The Comparison of Ethical Codes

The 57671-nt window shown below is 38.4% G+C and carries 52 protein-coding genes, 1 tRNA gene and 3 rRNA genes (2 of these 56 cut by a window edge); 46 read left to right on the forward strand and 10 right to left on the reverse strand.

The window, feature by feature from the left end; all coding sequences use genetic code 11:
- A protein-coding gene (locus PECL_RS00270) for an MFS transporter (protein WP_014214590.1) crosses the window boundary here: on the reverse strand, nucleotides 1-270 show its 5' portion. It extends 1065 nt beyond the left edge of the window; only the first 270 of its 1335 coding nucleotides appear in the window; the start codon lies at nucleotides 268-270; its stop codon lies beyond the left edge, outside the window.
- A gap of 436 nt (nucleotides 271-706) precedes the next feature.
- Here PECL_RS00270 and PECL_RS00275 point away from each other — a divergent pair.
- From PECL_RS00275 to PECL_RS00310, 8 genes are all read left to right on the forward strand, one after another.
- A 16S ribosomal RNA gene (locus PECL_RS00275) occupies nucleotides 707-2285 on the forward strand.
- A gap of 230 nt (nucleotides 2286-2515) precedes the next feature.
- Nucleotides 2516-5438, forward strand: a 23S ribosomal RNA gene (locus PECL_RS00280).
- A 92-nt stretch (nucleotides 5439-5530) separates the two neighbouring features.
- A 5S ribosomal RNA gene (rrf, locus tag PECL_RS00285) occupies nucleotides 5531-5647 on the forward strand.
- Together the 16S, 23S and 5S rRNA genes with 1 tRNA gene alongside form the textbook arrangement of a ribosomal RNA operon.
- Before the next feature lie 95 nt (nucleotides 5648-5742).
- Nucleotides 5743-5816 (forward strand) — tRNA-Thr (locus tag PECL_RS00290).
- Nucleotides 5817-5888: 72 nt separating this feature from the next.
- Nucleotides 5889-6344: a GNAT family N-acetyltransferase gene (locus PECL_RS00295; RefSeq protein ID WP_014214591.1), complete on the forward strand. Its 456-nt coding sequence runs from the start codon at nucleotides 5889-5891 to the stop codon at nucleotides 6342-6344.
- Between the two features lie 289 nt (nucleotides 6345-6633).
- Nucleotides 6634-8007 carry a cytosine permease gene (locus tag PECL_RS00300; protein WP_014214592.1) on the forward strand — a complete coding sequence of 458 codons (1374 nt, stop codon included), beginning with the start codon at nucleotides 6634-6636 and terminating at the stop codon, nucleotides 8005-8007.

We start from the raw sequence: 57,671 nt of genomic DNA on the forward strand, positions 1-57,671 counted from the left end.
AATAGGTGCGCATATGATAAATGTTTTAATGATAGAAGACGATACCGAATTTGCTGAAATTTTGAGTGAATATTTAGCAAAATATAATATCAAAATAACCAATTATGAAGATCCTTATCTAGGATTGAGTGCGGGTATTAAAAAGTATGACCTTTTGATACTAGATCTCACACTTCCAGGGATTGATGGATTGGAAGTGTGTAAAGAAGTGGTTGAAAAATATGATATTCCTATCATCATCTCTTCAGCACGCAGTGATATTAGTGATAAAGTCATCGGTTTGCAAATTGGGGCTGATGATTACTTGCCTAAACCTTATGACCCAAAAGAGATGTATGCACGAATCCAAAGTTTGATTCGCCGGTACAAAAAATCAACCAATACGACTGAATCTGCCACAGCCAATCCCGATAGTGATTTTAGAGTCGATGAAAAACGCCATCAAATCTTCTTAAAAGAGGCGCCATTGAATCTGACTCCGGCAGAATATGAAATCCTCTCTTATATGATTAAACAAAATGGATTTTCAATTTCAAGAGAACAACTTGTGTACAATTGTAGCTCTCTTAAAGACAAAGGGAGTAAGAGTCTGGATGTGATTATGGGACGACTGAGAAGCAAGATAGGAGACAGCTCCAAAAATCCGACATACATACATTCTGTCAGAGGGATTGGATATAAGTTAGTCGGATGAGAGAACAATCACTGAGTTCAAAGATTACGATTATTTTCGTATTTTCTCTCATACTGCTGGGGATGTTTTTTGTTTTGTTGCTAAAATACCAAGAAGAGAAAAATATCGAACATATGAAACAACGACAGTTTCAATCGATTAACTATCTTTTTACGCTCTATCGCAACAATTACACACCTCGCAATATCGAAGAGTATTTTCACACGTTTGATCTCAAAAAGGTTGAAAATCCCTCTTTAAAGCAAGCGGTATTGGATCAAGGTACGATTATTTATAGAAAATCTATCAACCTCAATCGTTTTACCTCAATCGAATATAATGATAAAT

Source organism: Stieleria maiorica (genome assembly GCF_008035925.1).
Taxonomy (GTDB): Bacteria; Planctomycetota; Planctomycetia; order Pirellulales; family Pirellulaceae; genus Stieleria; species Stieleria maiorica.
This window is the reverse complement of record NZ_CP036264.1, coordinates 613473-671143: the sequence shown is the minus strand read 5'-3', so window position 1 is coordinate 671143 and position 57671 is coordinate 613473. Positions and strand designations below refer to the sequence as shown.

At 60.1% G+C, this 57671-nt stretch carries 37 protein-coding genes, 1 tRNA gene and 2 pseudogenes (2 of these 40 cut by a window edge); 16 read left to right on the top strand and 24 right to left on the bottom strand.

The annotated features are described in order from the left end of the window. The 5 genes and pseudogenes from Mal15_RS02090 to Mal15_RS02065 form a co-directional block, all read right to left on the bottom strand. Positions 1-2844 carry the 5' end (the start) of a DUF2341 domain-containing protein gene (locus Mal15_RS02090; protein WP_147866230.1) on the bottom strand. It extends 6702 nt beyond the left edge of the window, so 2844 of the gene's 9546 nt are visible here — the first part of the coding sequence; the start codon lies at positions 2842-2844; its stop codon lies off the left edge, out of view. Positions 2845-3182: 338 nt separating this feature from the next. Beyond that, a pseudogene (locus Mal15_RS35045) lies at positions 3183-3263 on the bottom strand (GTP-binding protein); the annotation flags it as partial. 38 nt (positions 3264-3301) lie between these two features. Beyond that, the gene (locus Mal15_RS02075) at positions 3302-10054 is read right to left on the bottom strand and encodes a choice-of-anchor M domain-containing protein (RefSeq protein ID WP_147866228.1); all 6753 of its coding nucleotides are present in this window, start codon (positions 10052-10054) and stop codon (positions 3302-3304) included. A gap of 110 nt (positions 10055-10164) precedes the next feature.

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The Comparison of Ethical Codes Ethics guide not only personal life but also ones professional life. Codes of Ethics are developed for many different purposes, ultimately designed to help individuals’ better serve their clients in their professional life. Ethics represents inspirational goals, or the maximum or ideal standards, set by the profession, and they are enforced by professional associations, national certification boards, and government boards that regulate professions (Woodside & McClam, 2010). As professionals, one must understand clearly that once they act outside of their organizations Code of Ethics, they are no longer are acting as a professional with in that organization. A code of ethics supplied by a business is a specific kind of policy statement. A properly outlined code is, in effect, a form of legislation within the company required by its employees, with specific agreements for violation of the code. Violation of any organizations Code can cause legal accusations or dismissal from a job. The Ethical Standards of Human Service Professionals provides specific “rules” to follow that will protect the client’s welfare with respect and integrity. With the client’s best interest at heart, the helping professional should begin the relationship by establishing mutually agreed-upon goals, while informing the clients of the limitations of the relationship (Woodside & McClam, 2010). The ACA and NAADAC and the Human service Code of ethics share many similar responsibilities. I feel that one responsibilities of all groups is that the professional counselor must avoid imposing his own values on clients and use objectivity and integrity. The counselor must have an unconditional regard for each individual client and the client's unique background and personal views (NAADAC, 2013). The American Association of Christian counselors (AACC) differs from the

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